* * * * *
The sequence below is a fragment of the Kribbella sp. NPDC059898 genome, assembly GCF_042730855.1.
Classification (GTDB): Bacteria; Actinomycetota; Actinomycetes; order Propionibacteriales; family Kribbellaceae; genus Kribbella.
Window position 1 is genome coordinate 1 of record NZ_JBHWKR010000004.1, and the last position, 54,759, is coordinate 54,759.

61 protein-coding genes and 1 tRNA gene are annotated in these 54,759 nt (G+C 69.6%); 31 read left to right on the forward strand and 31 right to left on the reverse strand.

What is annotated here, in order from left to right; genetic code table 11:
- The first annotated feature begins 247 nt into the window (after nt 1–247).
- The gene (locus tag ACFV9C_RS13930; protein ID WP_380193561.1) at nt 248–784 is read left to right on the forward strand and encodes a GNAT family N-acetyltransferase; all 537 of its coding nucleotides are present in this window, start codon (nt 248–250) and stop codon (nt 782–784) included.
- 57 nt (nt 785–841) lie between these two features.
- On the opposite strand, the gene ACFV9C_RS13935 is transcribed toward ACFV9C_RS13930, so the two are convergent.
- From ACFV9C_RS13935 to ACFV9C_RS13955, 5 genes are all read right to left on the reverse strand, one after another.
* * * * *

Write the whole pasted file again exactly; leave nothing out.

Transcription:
The sequence below is a fragment of the Kribbella sp. NPDC059898 genome, assembly GCF_042730855.1.
Classification (GTDB): Bacteria; Actinomycetota; Actinomycetes; order Propionibacteriales; family Kribbellaceae; genus Kribbella.
Window position 1 is genome coordinate 1 of record NZ_JBHWKR010000004.1, and the last position, 54,759, is coordinate 54,759.

61 protein-coding genes and 1 tRNA gene are annotated in these 54,759 nt (G+C 69.6%); 31 read left to right on the forward strand and 31 right to left on the reverse strand.

What is annotated here, in order from left to right; genetic code table 11:
- The first annotated feature begins 247 nt into the window (after nt 1–247).
- The gene (locus tag ACFV9C_RS13930; protein ID WP_380193561.1) at nt 248–784 is read left to right on the forward strand and encodes a GNAT family N-acetyltransferase; all 537 of its coding nucleotides are present in this window, start codon (nt 248–250) and stop codon (nt 782–784) included.
- 57 nt (nt 785–841) lie between these two features.
- On the opposite strand, the gene ACFV9C_RS13935 is transcribed toward ACFV9C_RS13930, so the two are convergent.
- From ACFV9C_RS13935 to ACFV9C_RS13955, 5 genes are all read right to left on the reverse strand, one after another.